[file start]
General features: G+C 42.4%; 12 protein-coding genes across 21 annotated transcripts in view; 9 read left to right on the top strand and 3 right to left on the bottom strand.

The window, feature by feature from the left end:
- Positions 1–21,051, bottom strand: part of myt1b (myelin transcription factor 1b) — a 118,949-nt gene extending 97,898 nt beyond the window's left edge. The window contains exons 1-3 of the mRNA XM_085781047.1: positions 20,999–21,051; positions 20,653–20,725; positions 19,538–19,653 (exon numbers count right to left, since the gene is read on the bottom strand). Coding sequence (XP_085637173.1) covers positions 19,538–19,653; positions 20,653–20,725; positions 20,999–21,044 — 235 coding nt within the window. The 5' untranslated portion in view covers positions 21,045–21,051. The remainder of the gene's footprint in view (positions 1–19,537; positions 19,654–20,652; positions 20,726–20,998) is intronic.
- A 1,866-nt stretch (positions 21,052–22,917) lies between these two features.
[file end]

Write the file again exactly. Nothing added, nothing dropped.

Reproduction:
General features: G+C 42.4%; 12 protein-coding genes across 21 annotated transcripts in view; 9 read left to right on the top strand and 3 right to left on the bottom strand.

The window, feature by feature from the left end:
- Positions 1–21,051, bottom strand: part of myt1b (myelin transcription factor 1b) — a 118,949-nt gene extending 97,898 nt beyond the window's left edge. The window contains exons 1-3 of the mRNA XM_085781047.1: positions 20,999–21,051; positions 20,653–20,725; positions 19,538–19,653 (exon numbers count right to left, since the gene is read on the bottom strand). Coding sequence (XP_085637173.1) covers positions 19,538–19,653; positions 20,653–20,725; positions 20,999–21,044 — 235 coding nt within the window. The 5' untranslated portion in view covers positions 21,045–21,051. The remainder of the gene's footprint in view (positions 1–19,537; positions 19,654–20,652; positions 20,726–20,998) is intronic.
- A 1,866-nt stretch (positions 21,052–22,917) lies between these two features.